You can't call it a movement yet, or even a groundswell really. No, Racing Gratitude is more like the current flickering in an old neon sign. You know the kind. Zzzpppptttt...Eat at Joe's...Pttzzzffftt...Rheingold Extra Dry Beer - To Go...Tkkkzzzrrrrmmmtt...Clancy's Tavern.
Dr. Jennifer Durenberger - once a state veterinarian in New York and the director of racing for the Massachusetts Gaming Commission, accredited steward, NTRA veterinary consultant, studious yogi, avid runner and aspiring mindfulness coach - would like to be the person responsible for switching on the light of Racing Gratitude.
But she needs help. She's got an idea, the @RacingGratitude Twitter handle, some thought processes and hopefully worthy participants. Too often, she said recently, racing ends up reflecting anything but gratitude. People gripe about medication rules, wonder why they lost a bet, get mad at horses, worry about races filling, sweat decisions by jockeys, hate on negative attention from the outside world, get jealous of someone else's success.
Instead, Durenberger figures, spread a little thankfulness. If you work in racing, you must like it. You enjoy horses, the backstretch, the smells, the sights, the feels.
"This is my 25th year working in horse racing, and it's been nothing but good to me," Durenberger said in an email. "This is a sport unlike any other. It embraces you, if you let it, and it won't let you go. The racing community is one of the most dedicated, vibrant and participatory communities in the world. I always tell people, nobody works in racing because the pay is great and the hours are good. We're here because of a shared passion. But sometimes - especially when the long days get longer and the pressure cooker is on - we can start to overlook some of those little things. I wanted to do something positive to give back."
She's not sure if it'll work, or if anyone will notice, but she knows it can't hurt. The veterinarian in her knows horses feel positive - and negative - vibes from humans.
"Absolutely," she said. "We all know horses are exceptionally responsive to the energy around them. When that energy is negative, it affects them negatively. When that energy is positive, they thrive. When you're working around a horse who really trusts his environment, that will come across in everything he does."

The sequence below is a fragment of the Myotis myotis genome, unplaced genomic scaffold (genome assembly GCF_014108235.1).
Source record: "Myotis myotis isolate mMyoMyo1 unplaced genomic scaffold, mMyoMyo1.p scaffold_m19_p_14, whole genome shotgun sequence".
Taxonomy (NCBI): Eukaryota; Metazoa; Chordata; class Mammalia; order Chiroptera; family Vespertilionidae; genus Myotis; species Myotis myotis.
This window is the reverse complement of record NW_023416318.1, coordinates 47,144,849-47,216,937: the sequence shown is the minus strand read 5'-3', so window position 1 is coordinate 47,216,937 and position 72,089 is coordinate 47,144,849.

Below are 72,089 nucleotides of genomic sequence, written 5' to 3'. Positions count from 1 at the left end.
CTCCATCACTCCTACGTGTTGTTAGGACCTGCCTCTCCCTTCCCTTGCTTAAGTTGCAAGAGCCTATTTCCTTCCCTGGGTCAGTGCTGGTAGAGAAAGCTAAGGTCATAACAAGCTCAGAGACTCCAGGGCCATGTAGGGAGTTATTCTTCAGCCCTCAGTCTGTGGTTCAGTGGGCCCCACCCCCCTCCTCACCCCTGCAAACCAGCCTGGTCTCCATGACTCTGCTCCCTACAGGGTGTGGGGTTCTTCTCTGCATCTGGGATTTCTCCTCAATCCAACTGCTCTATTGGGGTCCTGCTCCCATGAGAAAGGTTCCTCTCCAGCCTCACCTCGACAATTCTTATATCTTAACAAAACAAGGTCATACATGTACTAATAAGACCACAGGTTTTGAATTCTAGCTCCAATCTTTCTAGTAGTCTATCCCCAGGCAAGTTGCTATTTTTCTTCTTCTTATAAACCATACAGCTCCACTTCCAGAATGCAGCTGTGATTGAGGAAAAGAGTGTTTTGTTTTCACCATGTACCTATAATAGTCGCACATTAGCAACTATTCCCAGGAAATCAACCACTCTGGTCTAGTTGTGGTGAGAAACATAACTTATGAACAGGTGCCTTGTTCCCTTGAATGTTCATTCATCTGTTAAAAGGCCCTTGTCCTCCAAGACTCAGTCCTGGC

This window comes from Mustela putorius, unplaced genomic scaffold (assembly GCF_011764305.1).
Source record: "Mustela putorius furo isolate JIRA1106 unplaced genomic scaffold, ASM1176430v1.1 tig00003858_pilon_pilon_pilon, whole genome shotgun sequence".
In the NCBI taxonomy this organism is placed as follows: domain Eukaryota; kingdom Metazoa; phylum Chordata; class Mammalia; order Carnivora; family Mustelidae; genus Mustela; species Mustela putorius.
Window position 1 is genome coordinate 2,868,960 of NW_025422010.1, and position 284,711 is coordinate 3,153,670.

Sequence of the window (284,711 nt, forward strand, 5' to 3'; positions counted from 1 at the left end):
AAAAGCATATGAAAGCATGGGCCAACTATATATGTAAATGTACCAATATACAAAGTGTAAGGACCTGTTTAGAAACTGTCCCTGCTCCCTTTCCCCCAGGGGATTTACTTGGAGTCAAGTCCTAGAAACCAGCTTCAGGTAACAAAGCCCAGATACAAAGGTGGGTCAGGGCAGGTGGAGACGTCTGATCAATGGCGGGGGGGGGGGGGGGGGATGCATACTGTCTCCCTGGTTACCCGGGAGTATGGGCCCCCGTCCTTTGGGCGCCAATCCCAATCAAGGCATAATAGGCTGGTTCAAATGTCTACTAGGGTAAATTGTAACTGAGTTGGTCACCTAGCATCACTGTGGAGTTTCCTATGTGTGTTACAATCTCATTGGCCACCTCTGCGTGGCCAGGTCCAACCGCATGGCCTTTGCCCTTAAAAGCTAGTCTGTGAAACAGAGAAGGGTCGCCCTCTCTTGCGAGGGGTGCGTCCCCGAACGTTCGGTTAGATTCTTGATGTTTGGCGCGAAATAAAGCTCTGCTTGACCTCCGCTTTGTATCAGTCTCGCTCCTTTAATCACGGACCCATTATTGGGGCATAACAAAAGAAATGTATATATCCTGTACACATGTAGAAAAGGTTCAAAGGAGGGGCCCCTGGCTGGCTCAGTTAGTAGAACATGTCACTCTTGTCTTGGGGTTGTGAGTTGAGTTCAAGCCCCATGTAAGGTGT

The concept makes sense and has its roots in far bigger spots than racing. Corporate America embraces a positive attitude as a key to professional and personal success. Durenberger, whose other goal in all of this is to launch a wellness practice for horses and humans. For the horses, it's sports massage, acupressure, myofascial release, reiki. For the people, it's some general mindfulness training and stress reduction.
All of it depends on a little gratitude.
"Gratitude is a positive state of mind that arises when you train yourself to notice and appreciate the little things around you in the moment," Durenberger said. "It works by taking sensory input - and this includes smell and touch, not just sight and sound - and connecting that with a positive feeling. Practicing gratitude can literally rewire our brains."
So, spread a little gratitude and see if it helps you - and the horses. It's there, every day, if you look. So far at the meet . . . I've seen leading trainer Todd Pletcher stop and sign autographs for and chat with three children in the clubhouse; I've been congratulated about 100 times for my Eclipse Award (didn't know that many people noticed); I've watched Larry Jones win (and lose) a Grade 1 stakes with dignity; I've seen two grooms participate in an evening bible-study session while rolling bandages; I've smiled at @racinggratitude tweets about the first scoop of poultice (think Skippy only whitish gray) and the smell asthmador (think Vick's); I've rubbed the forehead of Gary Contessa's lead pony (who looked like he needed it); I've gotten emails from faithful readers of The Special (who come back every year); I've watched my sons take photos and meet horses and talk to adults with confidence; I've seen a Special intern win a $1,000 scholarship at the track; I've seen a donkey and a horse happily living together in a stall behind two webbings . . . I've seen gratitude.
Of course, this place can foster its share of whatever the opposite of gratitude is.
"Saratoga can be an especially stressful time - both for our equine athletes and for the people that work with them," Durenberger said. "Practicing gratitude is proven to reduce stress and anxiety, strengthen the immune system, lower blood pressure, and generally promote feelings of psychological and physical well-being. Who wouldn't benefit from that during the craziest six weeks of the year?"
So get to work people. Gratitude matters. See you on Twitter - and at the track.